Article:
Flipping through the latest issue of Commercial Fisheries News recently, I was somewhat surprised to find several stories about climate change interspersed with the ads for diesel engines and winches. These articles weren’t of the “Do you or don’t you believe” variety, or predictions of how high the seas would rise or how bad the storms/droughts/heat waves/cold waves would be. The tone of these stories was summed up pretty well by the cover: “Changing Ocean – what does it all mean?”It was a sobering read, to say the least. In short – rapidly increasing water temperatures, along with ocean acidification and shifting currents are playing havoc with our fishing grounds. Many of our most economically important fish and shellfish are not found where they used to be, and former strangers like sailfish and cobia are becoming familiar in our waters.
Many fishermen have realized, as have many of us non-fishermen, that conversations about climate “beliefs” are outdated, and the real story now is how we cope with the changes that are already happening, and are bound to keep coming.
Fishermen are joining experts in other areas such as coastal infrastructure, energy distribution, and national security in speaking out about the real, observable facts of the current impacts from climate change. Even as the ocean changes, the uses of our oceans and coasts are increasing. We are adding new uses like tidal and wind energy development and more undersea communications cables to our existing uses like fishing, shipping, and recreation. If we are going to both maintain the health of the ocean which provides the goods and services we depend upon and manage ocean uses so they are compatible, profitable and less prone to harm ocean health then we need to coordinate all new and old uses as best we can. Here in New England we have an active ocean planning process working to do just that.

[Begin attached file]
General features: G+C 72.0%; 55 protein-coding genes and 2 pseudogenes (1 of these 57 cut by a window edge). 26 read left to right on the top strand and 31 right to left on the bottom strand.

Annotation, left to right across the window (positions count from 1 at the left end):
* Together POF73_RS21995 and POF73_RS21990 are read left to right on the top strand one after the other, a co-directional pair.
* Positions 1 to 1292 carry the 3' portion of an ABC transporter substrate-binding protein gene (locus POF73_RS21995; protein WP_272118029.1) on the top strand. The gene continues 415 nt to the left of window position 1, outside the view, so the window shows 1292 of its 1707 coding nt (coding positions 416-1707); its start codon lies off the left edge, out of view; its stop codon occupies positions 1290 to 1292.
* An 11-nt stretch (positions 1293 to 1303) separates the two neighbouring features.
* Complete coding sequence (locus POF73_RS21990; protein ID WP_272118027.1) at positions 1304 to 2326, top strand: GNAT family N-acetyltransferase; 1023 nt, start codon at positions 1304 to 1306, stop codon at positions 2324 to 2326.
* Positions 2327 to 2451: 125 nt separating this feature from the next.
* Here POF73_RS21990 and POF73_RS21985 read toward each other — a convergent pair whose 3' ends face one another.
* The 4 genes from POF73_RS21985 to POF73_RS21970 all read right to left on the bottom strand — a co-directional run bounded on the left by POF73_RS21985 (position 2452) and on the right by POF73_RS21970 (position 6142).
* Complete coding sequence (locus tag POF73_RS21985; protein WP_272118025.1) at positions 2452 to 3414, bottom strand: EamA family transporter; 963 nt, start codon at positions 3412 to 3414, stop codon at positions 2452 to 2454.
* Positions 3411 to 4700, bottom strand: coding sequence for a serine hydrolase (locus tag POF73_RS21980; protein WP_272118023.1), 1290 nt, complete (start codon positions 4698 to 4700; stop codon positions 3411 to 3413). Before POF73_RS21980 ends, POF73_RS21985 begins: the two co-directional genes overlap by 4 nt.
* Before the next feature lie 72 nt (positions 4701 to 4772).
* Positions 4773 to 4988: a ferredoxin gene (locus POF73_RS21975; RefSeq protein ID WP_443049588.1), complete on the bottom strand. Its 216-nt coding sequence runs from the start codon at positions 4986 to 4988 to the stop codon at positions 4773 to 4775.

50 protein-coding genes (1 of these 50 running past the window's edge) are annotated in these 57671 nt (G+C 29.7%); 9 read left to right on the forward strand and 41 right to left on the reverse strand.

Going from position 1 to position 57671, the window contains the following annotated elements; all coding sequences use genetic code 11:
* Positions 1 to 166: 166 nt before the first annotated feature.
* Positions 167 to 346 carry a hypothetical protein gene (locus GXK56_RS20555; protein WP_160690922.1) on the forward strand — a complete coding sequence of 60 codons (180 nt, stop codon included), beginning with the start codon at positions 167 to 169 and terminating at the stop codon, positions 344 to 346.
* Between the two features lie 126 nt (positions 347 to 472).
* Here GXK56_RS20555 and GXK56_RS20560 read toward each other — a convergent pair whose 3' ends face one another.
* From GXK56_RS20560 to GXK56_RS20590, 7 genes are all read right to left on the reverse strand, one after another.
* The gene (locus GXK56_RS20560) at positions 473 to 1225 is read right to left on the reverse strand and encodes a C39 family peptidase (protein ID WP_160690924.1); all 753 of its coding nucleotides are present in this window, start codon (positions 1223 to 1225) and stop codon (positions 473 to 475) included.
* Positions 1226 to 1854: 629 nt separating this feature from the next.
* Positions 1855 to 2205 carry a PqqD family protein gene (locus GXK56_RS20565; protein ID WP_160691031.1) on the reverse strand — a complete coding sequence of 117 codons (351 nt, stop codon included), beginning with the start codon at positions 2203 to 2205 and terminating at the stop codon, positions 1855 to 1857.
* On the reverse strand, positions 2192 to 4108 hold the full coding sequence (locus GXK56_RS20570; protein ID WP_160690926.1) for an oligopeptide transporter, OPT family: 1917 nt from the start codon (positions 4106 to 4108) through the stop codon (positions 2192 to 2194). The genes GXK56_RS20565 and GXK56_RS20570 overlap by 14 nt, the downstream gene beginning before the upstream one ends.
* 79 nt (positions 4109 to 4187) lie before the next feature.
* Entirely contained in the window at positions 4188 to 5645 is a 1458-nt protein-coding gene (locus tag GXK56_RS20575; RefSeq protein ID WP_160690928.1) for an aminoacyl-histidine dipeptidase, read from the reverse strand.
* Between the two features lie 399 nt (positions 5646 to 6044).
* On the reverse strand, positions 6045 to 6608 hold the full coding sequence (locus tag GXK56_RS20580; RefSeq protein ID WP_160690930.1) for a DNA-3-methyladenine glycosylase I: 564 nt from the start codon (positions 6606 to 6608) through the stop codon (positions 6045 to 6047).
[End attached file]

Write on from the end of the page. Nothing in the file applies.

In 2010 President Obama signed the Executive Order establishing the National Ocean Policy which calls for, among other things, regional ocean planning. This planning must involve better coordination of federal agencies and ocean users, be informed by the best available science and data, be conducted in a manner that considers the entire ocean ecosystem, not just discrete parts, and be open and transparent to all stakeholders.
New Englanders were well equipped for this new and important challenge, having created our own state plans in Massachusetts and Rhode Island, and the Northeast Regional Ocean Council to help guide our regional efforts. Most recently, we have convened a Regional Planning Body to begin the real nuts and bolts work of putting together our nation’s first true regional ocean plan.
There is no doubt that the ocean is changing, that these changes will require resiliency and problem-solving to cope with, and that we are asking more and more of our ocean resources than ever before. The best way forward is with a good plan, and we will continue to actively support these efforts in New England, and we hope you will too.